You may get drowsy or dizzy. Do not drive, use machinery, or do anything that needs mental alertness until you know how this medication affects you. Do not stand or sit up quickly, especially if you are an older patient. This reduces the risk of dizzy or fainting spells. Alcohol may interfere with the effect of this medication. Avoid alcoholic drinks.

When taking this medication, you may fall asleep without notice. You may be doing activities like driving a car, talking, or eating. You may not feel drowsy before it happens. Contact your care team right away if this happens to you.

There have been reports of increased sexual urges or other strong urges such as gambling while taking this medication. If you experience any of these while taking this medication, you should report this to your care team as soon as possible.

You may experience a 'wearing off' effect prior to the time for your next dose of this medication. You may also experience an 'on-off' effect where the medication apparently stops working for any time from a minute to several hours, then suddenly starts working again. Tell your care team if any of these symptoms happen to you. Your dose may need adjustment.

A high protein meal can slow or prevent absorption of this medication. Avoid high protein foods near the time of taking this medication to help prevent these problems. Take this medication at least 30 minutes before eating or one hour after meals. You may want to eat higher protein foods later in the day or in small amounts.

If you have diabetes, you may get a false-positive result for sugar in your urine. Check with your care team.

This medication may discolor the urine or sweat, making it look darker or red in color. This is of no cause for concern. However, this may stain clothing or fabrics.

This medication may cause a decrease in vitamin B6. You should make sure that you get enough vitamin B6 while you are taking this medication. Discuss the foods you eat and the vitamins you take with your care team.

What side effects may I notice from receiving this medication?

Side effects that you should report to your care team as soon as possible:

  • Allergic reactions—skin rash, itching, hives, swelling of the face, lips, tongue, or throat
  • Falling asleep during daily activities
  • Heart rhythm changes—fast or irregular heartbeat, dizziness, feeling faint or lightheaded, chest pain, trouble breathing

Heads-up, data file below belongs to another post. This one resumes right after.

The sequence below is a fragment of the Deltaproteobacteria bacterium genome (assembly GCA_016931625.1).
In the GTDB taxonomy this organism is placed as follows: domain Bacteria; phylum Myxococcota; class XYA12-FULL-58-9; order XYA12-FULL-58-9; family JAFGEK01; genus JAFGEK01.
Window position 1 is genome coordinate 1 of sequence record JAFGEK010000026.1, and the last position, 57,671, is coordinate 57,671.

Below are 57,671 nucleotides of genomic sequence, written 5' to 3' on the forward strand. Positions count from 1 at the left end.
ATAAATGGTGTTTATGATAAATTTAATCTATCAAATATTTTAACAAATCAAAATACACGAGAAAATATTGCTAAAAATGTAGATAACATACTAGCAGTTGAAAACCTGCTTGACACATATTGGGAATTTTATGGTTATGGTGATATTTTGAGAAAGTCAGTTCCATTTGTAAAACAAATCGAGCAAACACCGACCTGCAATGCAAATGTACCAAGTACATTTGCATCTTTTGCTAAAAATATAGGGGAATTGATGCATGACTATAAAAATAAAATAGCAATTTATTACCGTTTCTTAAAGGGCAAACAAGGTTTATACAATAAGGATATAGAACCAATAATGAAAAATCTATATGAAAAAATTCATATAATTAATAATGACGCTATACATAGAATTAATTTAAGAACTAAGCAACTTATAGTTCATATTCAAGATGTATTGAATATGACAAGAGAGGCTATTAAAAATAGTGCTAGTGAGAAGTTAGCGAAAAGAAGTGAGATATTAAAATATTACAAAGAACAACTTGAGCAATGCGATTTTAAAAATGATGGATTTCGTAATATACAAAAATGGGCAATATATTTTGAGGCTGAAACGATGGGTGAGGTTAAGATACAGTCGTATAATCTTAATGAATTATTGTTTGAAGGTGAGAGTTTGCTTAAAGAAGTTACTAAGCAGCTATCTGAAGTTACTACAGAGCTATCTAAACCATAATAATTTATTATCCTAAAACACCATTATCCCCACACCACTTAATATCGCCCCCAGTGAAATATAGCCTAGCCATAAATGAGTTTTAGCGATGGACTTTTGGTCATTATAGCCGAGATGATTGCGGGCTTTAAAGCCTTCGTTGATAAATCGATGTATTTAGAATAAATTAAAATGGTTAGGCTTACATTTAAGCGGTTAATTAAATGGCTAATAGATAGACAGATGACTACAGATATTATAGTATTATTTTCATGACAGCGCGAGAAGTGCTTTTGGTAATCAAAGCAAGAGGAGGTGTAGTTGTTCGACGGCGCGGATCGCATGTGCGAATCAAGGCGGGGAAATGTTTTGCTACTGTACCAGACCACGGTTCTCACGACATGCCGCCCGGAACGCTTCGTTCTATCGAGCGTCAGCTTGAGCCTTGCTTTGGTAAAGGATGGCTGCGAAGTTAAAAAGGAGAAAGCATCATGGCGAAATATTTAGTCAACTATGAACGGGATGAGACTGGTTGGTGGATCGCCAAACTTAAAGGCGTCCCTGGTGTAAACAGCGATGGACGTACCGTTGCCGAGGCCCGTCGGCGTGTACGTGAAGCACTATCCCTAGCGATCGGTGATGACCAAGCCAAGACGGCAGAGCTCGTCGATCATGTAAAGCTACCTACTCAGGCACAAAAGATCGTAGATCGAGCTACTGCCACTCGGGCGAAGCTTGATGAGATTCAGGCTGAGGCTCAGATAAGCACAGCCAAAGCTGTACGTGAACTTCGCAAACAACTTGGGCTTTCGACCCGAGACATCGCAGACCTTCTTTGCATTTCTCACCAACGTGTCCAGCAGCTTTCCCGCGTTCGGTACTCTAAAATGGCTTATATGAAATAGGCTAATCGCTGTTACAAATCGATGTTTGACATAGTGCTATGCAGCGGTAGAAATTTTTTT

• Low blood pressure—dizziness, feeling faint or lightheaded, blurry vision
  • Mood and behavior changes—anxiety, nervousness, confusion, hallucinations, irritability, hostility, thoughts of suicide or self-harm, worsening mood, feelings of depression
  • New or worsening uncontrolled and repetitive movements of the face, mouth, or upper body
  • Stomach bleeding—bloody or black, tar-like stools, vomiting blood or brown material that looks like coffee grounds
  • Sudden eye pain or change in vision such as blurry vision, seeing halos around lights, vision loss
  • Urges to engage in impulsive behaviors such as gambling, binge eating, sexual activity, or shopping in ways that are unusual for you

Side effects that usually do not require medical attention (report to your care team if they continue or are bothersome):

  • Dark red or black saliva, sweat, or urine
  • Dizziness
  • Drowsiness
  • Headache
  • Nausea

This list may not describe all possible side effects. Call your doctor for medical advice about side effects. You may report side effects to FDA at 1-800-FDA-1088.

Where should I keep my medication?

Keep out of the reach of children.

Store at room temperature between 15 and 30 degrees C (59 and 86 degrees F). Protect from light and moisture. Throw away any unused medication after the expiration date.

NOTE: This sheet is a summary. It may not cover all possible information. If you have questions about this medicine, talk to your doctor, pharmacist, or health care provider.

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Note: Introduction and Additional Common Questions written and medically approved by Cleveland Clinic professionals.